AMZ.v: El Cobre rock worth/tonne at various mkt prices (U$/mt)
Assuming avg grade of 0.2% copper, 0.3 g/t gold, 90% Cu and 75% Au recoveries
Gold/oz U$
Copper/Lb U$
2.00
2.25
2.50
2.75
3.00
1000
15.17
16.16
17.16
18.15
19.14
1100
15.89
16.89
17.88
18.87
19.86
1200
16.62
17.61
U$18.60
19.59
20.59
1300
17.34
18.33
19.33
20.32
21.31
1400
18.07
19.06
20.05
21.04
22.03
1500
18.79
19.78
20.77
21.76
22.76
source: IKN calcs from AMZ data

3) I’ve picked out the U$2.50/lb copper and U$1,200/oz result for reference purposes (a “rock worth” of U$18.60/tonne) but even at U$1,500/oz gold and U$3.00/lb copper the numbers involved aren’t that great. Now I’d agree there are a few mines in the world today that can run super-low opex and make money on that kind return per tonne, but they’ve been built already and the capex is paid off. In today’s environment those grades make margins too skinny for capex and opex combined, it’s way down the pecking order for copper or copper/gold projects, in short it doesn’t work.

So why care? For one thing, at its current C$73m approx market cap it’s getting a lot of valuation for what, so far at least, is a pretty mediocre return. That implies AMZ is getting speculative holders who are betting the company finds something better at the project as the drill program continues, which fits in with the message in the latest NR that, “...the Company interprets that a distal and high level portion of a porphyry system with significant gold values has been intersected”. In other words, AMZ and its backers are betting that 1) they haven’t found the best-grading guts of this system yet and 2) they can find it. Which is fine, well and good but as things stand today this company and its stock is not for me. Instead of betting on AMZ and that two-fold risk of whether they find economic higher grading rock, I much prefer to bet on (two names removed) because I know they have higher grading rock. As the market has baked in plenty of positive assumptions here, there looks to be plenty of downside risk already in AMZ and the comparative value isn’t good. Now yes, for sure they could hit the jackpot and announce a big bad 1,000m of 0.7g/t gold as the first hole of this year’s campaign and if so, there’s many multiple of upside in the game and that’s why I have my eye on the stock. But it’s watching brief only at this time, because in my opinion (two names removed) are clearly better propositions on what we know today.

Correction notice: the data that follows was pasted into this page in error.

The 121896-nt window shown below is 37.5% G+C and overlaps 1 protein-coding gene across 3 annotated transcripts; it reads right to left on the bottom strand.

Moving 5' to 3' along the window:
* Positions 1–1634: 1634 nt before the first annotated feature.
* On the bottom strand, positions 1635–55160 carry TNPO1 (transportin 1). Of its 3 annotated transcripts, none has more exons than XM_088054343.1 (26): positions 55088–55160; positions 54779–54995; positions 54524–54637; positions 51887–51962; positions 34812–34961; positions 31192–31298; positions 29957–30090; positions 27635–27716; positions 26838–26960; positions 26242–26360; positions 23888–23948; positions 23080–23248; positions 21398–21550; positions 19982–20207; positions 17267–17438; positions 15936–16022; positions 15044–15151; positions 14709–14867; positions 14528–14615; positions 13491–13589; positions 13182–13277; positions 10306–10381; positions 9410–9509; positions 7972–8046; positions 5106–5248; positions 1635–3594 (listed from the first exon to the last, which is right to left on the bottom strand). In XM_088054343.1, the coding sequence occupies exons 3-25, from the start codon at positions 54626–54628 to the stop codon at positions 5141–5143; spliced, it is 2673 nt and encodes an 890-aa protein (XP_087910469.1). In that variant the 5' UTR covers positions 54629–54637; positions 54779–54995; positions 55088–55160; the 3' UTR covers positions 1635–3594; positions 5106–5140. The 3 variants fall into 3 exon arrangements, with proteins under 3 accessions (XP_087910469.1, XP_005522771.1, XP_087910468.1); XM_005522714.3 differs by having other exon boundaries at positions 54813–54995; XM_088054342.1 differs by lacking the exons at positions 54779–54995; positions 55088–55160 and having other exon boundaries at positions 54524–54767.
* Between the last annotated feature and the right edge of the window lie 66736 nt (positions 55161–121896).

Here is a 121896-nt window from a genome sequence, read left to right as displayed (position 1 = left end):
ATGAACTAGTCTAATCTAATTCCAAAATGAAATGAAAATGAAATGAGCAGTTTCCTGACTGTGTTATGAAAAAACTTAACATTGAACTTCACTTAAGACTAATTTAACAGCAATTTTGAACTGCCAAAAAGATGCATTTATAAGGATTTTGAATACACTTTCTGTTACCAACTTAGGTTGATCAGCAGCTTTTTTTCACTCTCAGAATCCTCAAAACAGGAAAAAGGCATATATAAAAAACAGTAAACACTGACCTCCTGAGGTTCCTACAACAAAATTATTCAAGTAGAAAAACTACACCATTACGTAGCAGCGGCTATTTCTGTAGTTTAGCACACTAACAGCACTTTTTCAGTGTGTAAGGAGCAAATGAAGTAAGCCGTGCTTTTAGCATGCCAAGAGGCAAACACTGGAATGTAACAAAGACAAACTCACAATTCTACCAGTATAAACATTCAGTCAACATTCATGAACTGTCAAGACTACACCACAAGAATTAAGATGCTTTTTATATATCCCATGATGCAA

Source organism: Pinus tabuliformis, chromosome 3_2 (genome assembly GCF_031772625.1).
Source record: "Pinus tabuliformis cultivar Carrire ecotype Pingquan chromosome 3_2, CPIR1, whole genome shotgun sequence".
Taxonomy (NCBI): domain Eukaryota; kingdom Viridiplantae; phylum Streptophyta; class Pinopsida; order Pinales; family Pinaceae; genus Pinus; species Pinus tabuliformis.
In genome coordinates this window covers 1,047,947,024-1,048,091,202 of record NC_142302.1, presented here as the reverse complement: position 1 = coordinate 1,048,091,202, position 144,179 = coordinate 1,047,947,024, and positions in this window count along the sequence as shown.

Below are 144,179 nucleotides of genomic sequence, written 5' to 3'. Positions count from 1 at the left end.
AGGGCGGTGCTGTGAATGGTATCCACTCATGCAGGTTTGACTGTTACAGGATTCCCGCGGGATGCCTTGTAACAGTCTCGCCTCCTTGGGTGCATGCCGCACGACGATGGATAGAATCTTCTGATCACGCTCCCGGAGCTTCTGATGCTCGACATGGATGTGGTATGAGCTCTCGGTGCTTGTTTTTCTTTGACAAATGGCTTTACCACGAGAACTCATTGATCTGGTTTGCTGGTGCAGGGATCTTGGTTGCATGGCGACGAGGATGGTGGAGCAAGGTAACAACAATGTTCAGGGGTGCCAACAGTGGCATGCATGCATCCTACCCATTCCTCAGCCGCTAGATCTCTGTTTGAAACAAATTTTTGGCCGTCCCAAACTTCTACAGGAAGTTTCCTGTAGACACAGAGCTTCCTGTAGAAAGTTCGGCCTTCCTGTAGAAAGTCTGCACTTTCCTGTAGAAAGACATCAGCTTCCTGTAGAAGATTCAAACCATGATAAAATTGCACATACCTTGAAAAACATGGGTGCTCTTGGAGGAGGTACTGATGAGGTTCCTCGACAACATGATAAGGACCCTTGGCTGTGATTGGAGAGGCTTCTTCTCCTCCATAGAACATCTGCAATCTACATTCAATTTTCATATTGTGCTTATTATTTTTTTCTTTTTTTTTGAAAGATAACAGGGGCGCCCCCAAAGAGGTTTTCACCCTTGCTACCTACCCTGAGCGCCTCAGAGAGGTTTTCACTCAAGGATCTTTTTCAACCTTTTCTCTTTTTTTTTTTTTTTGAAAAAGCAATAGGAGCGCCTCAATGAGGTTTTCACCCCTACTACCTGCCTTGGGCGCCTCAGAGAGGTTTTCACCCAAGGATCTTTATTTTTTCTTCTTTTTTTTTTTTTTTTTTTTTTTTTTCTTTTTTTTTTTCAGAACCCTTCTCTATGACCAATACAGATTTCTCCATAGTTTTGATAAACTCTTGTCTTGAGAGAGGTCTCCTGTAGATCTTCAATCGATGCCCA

Bottom line: AMZ looks expensive on what we know today, plus there’s the potential of difficult environmental and community relations further down the pipeline, but it’s by far from a lost cause because there’s plenty of exploration potential and you never know, they may be able to deliver on their theory, drill into the main porphyry and suddenly hand over world class results to the market, instead of the mediocre ones we’ve seen to date. AMZ is on watching brief, but at today’s prices I’m not a buyer.